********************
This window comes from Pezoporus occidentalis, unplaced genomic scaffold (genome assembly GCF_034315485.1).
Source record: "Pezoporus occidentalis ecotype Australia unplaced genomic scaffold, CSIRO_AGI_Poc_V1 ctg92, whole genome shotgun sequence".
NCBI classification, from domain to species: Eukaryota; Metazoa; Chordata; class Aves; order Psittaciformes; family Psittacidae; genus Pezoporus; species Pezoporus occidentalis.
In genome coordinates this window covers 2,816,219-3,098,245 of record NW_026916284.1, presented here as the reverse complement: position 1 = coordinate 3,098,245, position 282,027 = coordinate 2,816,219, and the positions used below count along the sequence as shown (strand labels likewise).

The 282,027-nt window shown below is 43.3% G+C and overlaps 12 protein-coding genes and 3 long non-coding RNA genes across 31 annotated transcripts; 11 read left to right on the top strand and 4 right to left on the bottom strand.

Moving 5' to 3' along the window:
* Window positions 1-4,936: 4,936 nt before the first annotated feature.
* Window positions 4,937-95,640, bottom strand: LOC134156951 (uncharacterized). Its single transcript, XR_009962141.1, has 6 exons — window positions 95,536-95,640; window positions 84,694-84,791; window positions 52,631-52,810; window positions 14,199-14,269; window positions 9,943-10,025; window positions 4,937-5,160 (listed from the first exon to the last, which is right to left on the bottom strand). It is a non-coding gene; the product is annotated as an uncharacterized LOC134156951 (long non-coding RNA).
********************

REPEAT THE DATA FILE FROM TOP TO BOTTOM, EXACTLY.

This window comes from Pezoporus occidentalis, unplaced genomic scaffold (genome assembly GCF_034315485.1).
Source record: "Pezoporus occidentalis ecotype Australia unplaced genomic scaffold, CSIRO_AGI_Poc_V1 ctg92, whole genome shotgun sequence".
NCBI classification, from domain to species: Eukaryota; Metazoa; Chordata; class Aves; order Psittaciformes; family Psittacidae; genus Pezoporus; species Pezoporus occidentalis.
In genome coordinates this window covers 2,816,219-3,098,245 of record NW_026916284.1, presented here as the reverse complement: position 1 = coordinate 3,098,245, position 282,027 = coordinate 2,816,219, and the positions used below count along the sequence as shown (strand labels likewise).

The 282,027-nt window shown below is 43.3% G+C and overlaps 12 protein-coding genes and 3 long non-coding RNA genes across 31 annotated transcripts; 11 read left to right on the top strand and 4 right to left on the bottom strand.

Moving 5' to 3' along the window:
* Window positions 1-4,936: 4,936 nt before the first annotated feature.
* Window positions 4,937-95,640, bottom strand: LOC134156951 (uncharacterized). Its single transcript, XR_009962141.1, has 6 exons — window positions 95,536-95,640; window positions 84,694-84,791; window positions 52,631-52,810; window positions 14,199-14,269; window positions 9,943-10,025; window positions 4,937-5,160 (listed from the first exon to the last, which is right to left on the bottom strand). It is a non-coding gene; the product is annotated as an uncharacterized LOC134156951 (long non-coding RNA).